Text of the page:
Two suicide VBIEDS exploded within a secured compound of the African Union’s peacekeeping mission in Mogadishu, Somalia yesterday, killing 16, including the deputy commander of the mission. The attackers (apparently two per vehicle) used two captured UN SUVs. These allowed them to bypass security checks at the gate, suggesting poor access control procedures at the compound. The BBC reports:
“A security official, who wished to remain anonymous, said the soldiers at the gate had assumed the vehicles were on UN business and let them enter the base”.
And Reuters says the Somalia information minister claimed the drivers had spoken
” English and identified themselves as being from the United Nations,”
Once inside the compound, one vehicle detonated by a petrol tank, while the other appears to have targeted a meeting of the mission’s leadership with local Somali officials, suggesting the attack was based on good intelligence.
The Islamist al-Shahab group took responsibility for the attack, claiming it was in retaliation for the killing by US forces of the al-Qaida operative Saleh Ali Saleh Nabhan, who was wanted in connection with previous attacks in East Africa.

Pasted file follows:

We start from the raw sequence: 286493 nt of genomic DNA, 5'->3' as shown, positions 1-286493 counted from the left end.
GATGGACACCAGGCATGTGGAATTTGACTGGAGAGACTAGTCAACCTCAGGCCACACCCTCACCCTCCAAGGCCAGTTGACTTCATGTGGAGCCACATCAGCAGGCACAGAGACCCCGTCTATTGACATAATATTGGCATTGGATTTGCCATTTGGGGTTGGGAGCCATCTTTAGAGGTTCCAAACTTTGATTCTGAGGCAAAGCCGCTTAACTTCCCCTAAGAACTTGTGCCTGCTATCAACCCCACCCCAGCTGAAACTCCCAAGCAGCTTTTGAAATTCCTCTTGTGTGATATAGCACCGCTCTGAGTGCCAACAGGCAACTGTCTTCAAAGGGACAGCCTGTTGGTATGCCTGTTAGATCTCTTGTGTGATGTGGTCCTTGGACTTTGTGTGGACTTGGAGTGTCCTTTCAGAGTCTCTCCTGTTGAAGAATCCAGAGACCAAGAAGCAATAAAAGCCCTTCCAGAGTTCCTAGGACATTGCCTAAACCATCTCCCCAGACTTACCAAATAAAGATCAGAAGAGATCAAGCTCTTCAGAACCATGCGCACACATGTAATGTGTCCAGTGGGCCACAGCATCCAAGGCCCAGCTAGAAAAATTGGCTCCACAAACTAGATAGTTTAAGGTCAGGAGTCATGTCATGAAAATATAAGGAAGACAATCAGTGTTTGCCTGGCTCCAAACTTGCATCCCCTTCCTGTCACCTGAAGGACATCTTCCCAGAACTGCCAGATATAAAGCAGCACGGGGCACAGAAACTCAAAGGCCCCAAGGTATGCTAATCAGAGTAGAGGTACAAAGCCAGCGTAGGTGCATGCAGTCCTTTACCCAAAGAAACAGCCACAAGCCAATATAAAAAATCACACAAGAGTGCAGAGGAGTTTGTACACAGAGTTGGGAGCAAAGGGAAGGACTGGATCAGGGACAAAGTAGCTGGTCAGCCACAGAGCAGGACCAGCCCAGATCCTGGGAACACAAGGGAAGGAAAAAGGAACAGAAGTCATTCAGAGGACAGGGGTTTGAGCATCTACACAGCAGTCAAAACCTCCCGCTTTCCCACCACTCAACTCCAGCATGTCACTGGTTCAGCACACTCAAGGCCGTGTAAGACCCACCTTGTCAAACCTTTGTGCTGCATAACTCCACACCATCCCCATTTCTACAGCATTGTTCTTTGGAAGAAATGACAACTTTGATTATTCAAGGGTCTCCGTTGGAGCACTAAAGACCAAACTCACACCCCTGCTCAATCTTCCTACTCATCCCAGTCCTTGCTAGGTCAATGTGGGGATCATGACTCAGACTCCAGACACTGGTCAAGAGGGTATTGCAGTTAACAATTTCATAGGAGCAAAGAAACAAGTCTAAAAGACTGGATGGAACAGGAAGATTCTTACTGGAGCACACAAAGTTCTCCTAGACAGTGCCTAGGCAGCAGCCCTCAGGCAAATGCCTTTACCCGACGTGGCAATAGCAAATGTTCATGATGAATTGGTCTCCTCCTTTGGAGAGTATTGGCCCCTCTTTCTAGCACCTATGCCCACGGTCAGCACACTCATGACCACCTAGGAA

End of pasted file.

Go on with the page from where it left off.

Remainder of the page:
This is not the first time the al-Shahab group has shown considerable sophistication in its use of suicide attacks. On 29 October 2008 five near simultaneous suicide VBIED attacks struck the Ethiopian consulate, the presidential palace and a UN office in Hargeysa and two counter-terrorism intelligence offices in Bossaso, in neighbouring Puntland.
The latest attack indicates that al-Shahab retains an effective capability to mount such attacks. This was clearly a well planned and executed attack. Presumably the planners had observed the ease with which UN vehicles could access the compound, suggesting some form of pre-attack surveillance. It was also timed to coincide with a high-level meeting, which the attackers knew both the timing of and location within the compound.